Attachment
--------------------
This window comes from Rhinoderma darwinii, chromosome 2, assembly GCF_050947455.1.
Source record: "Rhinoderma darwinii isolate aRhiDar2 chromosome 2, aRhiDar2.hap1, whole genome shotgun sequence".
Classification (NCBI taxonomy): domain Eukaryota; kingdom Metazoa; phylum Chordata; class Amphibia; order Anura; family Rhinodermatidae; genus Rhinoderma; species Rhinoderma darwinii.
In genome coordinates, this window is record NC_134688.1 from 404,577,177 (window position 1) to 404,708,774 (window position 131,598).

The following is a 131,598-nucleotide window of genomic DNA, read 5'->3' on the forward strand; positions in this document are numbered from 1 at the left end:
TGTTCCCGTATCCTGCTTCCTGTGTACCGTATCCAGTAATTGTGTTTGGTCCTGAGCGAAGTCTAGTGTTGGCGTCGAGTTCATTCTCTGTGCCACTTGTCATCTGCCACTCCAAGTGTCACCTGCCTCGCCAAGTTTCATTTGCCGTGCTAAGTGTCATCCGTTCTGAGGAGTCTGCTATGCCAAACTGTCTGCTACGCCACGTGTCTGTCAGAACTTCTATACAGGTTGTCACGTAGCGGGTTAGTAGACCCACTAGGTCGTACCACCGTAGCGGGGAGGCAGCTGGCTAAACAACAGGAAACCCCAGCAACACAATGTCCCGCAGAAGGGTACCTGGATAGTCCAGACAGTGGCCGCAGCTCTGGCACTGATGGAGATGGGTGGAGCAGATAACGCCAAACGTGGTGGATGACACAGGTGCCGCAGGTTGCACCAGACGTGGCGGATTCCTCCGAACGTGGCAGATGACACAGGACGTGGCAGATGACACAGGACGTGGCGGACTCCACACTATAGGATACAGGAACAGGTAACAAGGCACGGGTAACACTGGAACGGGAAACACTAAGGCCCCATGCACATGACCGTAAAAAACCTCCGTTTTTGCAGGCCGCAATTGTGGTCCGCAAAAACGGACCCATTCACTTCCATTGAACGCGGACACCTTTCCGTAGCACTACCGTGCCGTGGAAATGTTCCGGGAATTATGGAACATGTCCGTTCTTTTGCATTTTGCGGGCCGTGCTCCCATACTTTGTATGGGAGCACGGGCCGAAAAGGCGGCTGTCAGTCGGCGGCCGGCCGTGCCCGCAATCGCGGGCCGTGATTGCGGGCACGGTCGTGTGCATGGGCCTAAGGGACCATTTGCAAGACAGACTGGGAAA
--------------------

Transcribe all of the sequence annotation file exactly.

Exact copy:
This window comes from Rhinoderma darwinii, chromosome 2, assembly GCF_050947455.1.
Source record: "Rhinoderma darwinii isolate aRhiDar2 chromosome 2, aRhiDar2.hap1, whole genome shotgun sequence".
Classification (NCBI taxonomy): domain Eukaryota; kingdom Metazoa; phylum Chordata; class Amphibia; order Anura; family Rhinodermatidae; genus Rhinoderma; species Rhinoderma darwinii.
In genome coordinates, this window is record NC_134688.1 from 404,577,177 (window position 1) to 404,708,774 (window position 131,598).

The following is a 131,598-nucleotide window of genomic DNA, read 5'->3' on the forward strand; positions in this document are numbered from 1 at the left end:
TGTTCCCGTATCCTGCTTCCTGTGTACCGTATCCAGTAATTGTGTTTGGTCCTGAGCGAAGTCTAGTGTTGGCGTCGAGTTCATTCTCTGTGCCACTTGTCATCTGCCACTCCAAGTGTCACCTGCCTCGCCAAGTTTCATTTGCCGTGCTAAGTGTCATCCGTTCTGAGGAGTCTGCTATGCCAAACTGTCTGCTACGCCACGTGTCTGTCAGAACTTCTATACAGGTTGTCACGTAGCGGGTTAGTAGACCCACTAGGTCGTACCACCGTAGCGGGGAGGCAGCTGGCTAAACAACAGGAAACCCCAGCAACACAATGTCCCGCAGAAGGGTACCTGGATAGTCCAGACAGTGGCCGCAGCTCTGGCACTGATGGAGATGGGTGGAGCAGATAACGCCAAACGTGGTGGATGACACAGGTGCCGCAGGTTGCACCAGACGTGGCGGATTCCTCCGAACGTGGCAGATGACACAGGACGTGGCAGATGACACAGGACGTGGCGGACTCCACACTATAGGATACAGGAACAGGTAACAAGGCACGGGTAACACTGGAACGGGAAACACTAAGGCCCCATGCACATGACCGTAAAAAACCTCCGTTTTTGCAGGCCGCAATTGTGGTCCGCAAAAACGGACCCATTCACTTCCATTGAACGCGGACACCTTTCCGTAGCACTACCGTGCCGTGGAAATGTTCCGGGAATTATGGAACATGTCCGTTCTTTTGCATTTTGCGGGCCGTGCTCCCATACTTTGTATGGGAGCACGGGCCGAAAAGGCGGCTGTCAGTCGGCGGCCGGCCGTGCCCGCAATCGCGGGCCGTGATTGCGGGCACGGTCGTGTGCATGGGCCTAAGGGACCATTTGCAAGACAGACTGGGAAA